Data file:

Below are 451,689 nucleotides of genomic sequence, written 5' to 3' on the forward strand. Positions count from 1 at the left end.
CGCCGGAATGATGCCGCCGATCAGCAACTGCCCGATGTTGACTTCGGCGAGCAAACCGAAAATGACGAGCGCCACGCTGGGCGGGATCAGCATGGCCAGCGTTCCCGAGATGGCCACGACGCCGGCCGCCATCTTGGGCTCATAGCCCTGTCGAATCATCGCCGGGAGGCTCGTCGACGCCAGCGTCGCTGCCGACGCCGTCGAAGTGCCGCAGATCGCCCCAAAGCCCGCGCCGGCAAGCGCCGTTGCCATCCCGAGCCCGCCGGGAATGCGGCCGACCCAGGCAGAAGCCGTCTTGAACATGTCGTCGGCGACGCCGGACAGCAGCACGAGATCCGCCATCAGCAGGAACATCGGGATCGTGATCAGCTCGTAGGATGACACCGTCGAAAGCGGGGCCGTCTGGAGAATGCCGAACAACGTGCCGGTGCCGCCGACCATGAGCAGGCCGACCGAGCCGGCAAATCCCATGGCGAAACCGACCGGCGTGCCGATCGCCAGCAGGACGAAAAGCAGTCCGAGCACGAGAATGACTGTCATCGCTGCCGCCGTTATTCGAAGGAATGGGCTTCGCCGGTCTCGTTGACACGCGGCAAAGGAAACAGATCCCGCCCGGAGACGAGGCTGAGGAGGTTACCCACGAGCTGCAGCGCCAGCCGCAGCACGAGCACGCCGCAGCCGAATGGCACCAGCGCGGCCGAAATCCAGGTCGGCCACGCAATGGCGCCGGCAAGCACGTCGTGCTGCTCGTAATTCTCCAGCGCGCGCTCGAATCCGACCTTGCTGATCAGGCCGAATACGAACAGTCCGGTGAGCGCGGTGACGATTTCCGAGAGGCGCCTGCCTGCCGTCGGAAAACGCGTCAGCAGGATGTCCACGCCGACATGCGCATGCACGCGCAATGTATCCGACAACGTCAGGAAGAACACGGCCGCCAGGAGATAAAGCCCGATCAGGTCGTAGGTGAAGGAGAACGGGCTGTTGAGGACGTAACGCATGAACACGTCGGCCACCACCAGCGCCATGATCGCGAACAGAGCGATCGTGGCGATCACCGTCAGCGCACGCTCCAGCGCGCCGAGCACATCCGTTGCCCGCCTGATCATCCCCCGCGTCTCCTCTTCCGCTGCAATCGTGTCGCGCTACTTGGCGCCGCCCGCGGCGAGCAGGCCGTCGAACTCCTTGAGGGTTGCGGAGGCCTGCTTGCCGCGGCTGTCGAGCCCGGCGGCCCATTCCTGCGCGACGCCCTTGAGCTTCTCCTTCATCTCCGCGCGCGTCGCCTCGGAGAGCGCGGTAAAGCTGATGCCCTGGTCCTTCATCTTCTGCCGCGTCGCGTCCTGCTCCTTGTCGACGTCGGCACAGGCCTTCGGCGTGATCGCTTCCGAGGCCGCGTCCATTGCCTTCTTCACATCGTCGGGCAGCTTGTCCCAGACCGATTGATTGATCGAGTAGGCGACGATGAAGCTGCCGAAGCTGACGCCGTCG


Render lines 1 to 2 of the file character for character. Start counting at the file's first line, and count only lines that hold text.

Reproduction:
Below are 451,689 nucleotides of genomic sequence, written 5' to 3' on the forward strand. Positions count from 1 at the left end.
CGCCGGAATGATGCCGCCGATCAGCAACTGCCCGATGTTGACTTCGGCGAGCAAACCGAAAATGACGAGCGCCACGCTGGGCGGGATCAGCATGGCCAGCGTTCCCGAGATGGCCACGACGCCGGCCGCCATCTTGGGCTCATAGCCCTGTCGAATCATCGCCGGGAGGCTCGTCGACGCCAGCGTCGCTGCCGACGCCGTCGAAGTGCCGCAGATCGCCCCAAAGCCCGCGCCGGCAAGCGCCGTTGCCATCCCGAGCCCGCCGGGAATGCGGCCGACCCAGGCAGAAGCCGTCTTGAACATGTCGTCGGCGACGCCGGACAGCAGCACGAGATCCGCCATCAGCAGGAACATCGGGATCGTGATCAGCTCGTAGGATGACACCGTCGAAAGCGGGGCCGTCTGGAGAATGCCGAACAACGTGCCGGTGCCGCCGACCATGAGCAGGCCGACCGAGCCGGCAAATCCCATGGCGAAACCGACCGGCGTGCCGATCGCCAGCAGGACGAAAAGCAGTCCGAGCACGAGAATGACTGTCATCGCTGCCGCCGTTATTCGAAGGAATGGGCTTCGCCGGTCTCGTTGACACGCGGCAAAGGAAACAGATCCCGCCCGGAGACGAGGCTGAGGAGGTTACCCACGAGCTGCAGCGCCAGCCGCAGCACGAGCACGCCGCAGCCGAATGGCACCAGCGCGGCCGAAATCCAGGTCGGCCACGCAATGGCGCCGGCAAGCACGTCGTGCTGCTCGTAATTCTCCAGCGCGCGCTCGAATCCGACCTTGCTGATCAGGCCGAATACGAACAGTCCGGTGAGCGCGGTGACGATTTCCGAGAGGCGCCTGCCTGCCGTCGGAAAACGCGTCAGCAGGATGTCCACGCCGACATGCGCATGCACGCGCAATGTATCCGACAACGTCAGGAAGAACACGGCCGCCAGGAGATAAAGCCCGATCAGGTCGTAGGTGAAGGAGAACGGGCTGTTGAGGACGTAACGCATGAACACGTCGGCCACCACCAGCGCCATGATCGCGAACAGAGCGATCGTGGCGATCACCGTCAGCGCACGCTCCAGCGCGCCGAGCACATCCGTTGCCCGCCTGATCATCCCCCGCGTCTCCTCTTCCGCTGCAATCGTGTCGCGCTACTTGGCGCCGCCCGCGGCGAGCAGGCCGTCGAACTCCTTGAGGGTTGCGGAGGCCTGCTTGCCGCGGCTGTCGAGCCCGGCGGCCCATTCCTGCGCGACGCCCTTGAGCTTCTCCTTCATCTCCGCGCGCGTCGCCTCGGAGAGCGCGGTAAAGCTGATGCCCTGGTCCTTCATCTTCTGCCGCGTCGCGTCCTGCTCCTTGTCGACGTCGGCACAGGCCTTCGGCGTGATCGCTTCCGAGGCCGCGTCCATTGCCTTCTTCACATCGTCGGGCAGCTTGTCCCAGACCGATTGATTGATCGAGTAGGCGACGATGAAGCTGCCGAAGCTGACGCCGTCG